Discussion in 'UPS Discussions' started by Pickles, Oct 29, 2007.

  1. Pickles

    Pickles Member

    Why does UPS hate the 22.3 jobs so much? It seems like it saves them money because they don't have to train new people or give benefits to 2 different people and the full timers are more reliable than new part timers. Just wondering. Saw it was a proposal they had to get rid of all 22.3 jobs on a union news letter.
  2. raceanoncr

    raceanoncr Well-Known Member

    Why? Mainly because they were forced to create those jobs because of Teamster contracts. You force the company to do anything and they WILL retaliate. Somehow, they will find a way to get back. Hating these jobs and making MOST of them pretty undesirable is proof.

    These are all jobs they could handle without being f/t jobs. They could still be paying p/t wages for 2 p/t jobs. Instead, they hafta pay a more substantial f/t wage for one job.

    There's more to this answer, but, in a nutshell, that's it. Anyone else can elaborate as to why these are so beneficial for the company, let's have it.
  3. Fnix

    Fnix Active Member

    Why do people hate them and why are they undesirable?
  4. Channahon

    Channahon New Member

    I'm not sure where you got the information that UPS management hates 22.3 jobs. If the jobs are the right combination and the employee works both shifts, it can be beneficial to the management team, particularly from a staffing perspective. If an employee works the night sort and then preload, chances are the shifts are covered.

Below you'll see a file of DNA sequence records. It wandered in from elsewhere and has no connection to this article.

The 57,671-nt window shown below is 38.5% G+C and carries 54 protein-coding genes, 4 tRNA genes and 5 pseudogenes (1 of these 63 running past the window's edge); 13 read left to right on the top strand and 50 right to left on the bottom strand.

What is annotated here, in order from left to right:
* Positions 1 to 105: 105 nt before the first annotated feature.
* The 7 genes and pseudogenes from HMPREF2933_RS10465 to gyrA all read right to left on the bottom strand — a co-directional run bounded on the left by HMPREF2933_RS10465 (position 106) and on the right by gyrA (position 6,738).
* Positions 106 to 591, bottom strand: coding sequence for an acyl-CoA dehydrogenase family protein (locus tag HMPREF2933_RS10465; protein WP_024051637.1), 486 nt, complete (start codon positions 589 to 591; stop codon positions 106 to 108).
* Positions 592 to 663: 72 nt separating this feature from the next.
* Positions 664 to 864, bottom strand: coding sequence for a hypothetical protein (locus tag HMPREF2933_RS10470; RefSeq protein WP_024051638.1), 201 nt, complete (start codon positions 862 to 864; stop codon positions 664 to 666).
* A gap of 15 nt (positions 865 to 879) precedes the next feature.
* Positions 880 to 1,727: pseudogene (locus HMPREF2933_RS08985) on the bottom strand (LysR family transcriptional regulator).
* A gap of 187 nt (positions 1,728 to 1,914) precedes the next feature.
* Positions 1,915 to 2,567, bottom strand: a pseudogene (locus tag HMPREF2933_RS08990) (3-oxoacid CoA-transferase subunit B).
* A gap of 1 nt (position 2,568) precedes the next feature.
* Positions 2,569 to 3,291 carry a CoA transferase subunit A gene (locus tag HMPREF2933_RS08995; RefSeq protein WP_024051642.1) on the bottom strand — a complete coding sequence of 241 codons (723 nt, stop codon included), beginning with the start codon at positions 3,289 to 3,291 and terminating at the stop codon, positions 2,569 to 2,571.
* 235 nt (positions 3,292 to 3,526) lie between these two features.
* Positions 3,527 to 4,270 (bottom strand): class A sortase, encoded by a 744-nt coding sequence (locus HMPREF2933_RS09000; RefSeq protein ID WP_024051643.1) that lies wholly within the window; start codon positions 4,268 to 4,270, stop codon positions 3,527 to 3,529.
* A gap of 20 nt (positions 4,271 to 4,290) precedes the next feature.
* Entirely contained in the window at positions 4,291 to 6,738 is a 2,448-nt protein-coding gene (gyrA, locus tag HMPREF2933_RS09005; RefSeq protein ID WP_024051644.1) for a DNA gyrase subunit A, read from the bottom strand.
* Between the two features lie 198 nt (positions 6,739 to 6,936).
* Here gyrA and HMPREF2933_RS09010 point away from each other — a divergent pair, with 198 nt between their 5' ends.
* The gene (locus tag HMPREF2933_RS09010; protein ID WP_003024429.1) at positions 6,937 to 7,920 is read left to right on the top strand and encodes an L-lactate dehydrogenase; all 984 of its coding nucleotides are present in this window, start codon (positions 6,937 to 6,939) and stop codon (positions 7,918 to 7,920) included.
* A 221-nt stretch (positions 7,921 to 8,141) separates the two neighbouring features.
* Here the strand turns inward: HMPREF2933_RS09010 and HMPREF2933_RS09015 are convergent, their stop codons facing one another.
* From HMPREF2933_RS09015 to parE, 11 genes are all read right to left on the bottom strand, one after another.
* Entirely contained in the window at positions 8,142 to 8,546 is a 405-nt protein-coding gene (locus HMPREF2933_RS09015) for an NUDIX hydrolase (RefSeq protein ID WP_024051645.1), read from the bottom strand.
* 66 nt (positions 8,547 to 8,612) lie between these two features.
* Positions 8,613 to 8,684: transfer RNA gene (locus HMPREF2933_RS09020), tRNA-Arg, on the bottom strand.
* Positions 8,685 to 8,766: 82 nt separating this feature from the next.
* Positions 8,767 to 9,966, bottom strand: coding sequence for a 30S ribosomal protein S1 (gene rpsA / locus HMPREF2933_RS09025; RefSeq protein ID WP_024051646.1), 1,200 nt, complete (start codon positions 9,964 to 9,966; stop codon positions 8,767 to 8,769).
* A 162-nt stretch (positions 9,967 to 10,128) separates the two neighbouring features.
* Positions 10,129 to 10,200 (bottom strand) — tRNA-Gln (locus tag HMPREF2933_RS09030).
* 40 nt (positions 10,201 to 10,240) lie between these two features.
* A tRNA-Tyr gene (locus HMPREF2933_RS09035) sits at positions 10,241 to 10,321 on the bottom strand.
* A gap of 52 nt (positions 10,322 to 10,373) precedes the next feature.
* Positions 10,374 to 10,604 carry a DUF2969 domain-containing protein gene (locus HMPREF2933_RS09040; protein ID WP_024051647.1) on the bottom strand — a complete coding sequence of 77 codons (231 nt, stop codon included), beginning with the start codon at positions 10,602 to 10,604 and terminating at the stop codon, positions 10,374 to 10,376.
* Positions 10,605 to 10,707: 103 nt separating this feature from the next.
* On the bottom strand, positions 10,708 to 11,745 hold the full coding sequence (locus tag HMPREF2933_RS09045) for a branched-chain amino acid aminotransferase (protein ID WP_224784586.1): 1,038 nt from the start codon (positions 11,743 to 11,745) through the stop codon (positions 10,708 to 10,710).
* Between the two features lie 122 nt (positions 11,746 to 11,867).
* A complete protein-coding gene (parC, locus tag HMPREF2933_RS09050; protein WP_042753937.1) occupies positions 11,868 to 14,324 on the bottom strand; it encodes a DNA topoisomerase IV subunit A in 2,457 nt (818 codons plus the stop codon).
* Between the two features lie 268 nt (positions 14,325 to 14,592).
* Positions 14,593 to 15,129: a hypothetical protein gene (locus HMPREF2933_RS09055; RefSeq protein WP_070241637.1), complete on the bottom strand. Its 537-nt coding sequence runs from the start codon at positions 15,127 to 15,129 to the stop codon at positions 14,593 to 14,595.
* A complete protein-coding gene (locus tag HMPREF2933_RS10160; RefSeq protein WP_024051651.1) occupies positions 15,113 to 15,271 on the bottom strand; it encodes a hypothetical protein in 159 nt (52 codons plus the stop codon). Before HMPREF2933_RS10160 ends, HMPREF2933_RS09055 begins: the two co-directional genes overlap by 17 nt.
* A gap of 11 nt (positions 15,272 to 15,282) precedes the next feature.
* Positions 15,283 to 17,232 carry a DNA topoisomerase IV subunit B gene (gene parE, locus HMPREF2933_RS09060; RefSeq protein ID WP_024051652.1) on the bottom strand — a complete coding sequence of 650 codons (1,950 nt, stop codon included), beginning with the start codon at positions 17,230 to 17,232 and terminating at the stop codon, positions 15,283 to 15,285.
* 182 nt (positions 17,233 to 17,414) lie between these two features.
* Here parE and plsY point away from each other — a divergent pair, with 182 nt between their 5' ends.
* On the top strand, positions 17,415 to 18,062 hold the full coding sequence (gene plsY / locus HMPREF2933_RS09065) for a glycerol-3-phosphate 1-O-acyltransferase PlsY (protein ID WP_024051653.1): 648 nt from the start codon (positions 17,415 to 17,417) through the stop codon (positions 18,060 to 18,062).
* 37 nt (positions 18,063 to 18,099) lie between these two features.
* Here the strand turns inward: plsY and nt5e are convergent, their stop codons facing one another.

As far as the jobs not being desireable, the jobs are the combination of 2 part time jobs. In most cases the hours for the 22.3 jobs are twilight, night or preload, AM and PM air driver.

    Nothing is easy in the business world any longer, it is what it is at UPS.The name of the game is to keep our service levels where they need to be keep our commitments to our customers.
  5. hiro

    hiro New Member

    While they are certainly a benefit with staffing, they are generally less productive higher seniority employees. Yes, this is arguable, but that's how it is here.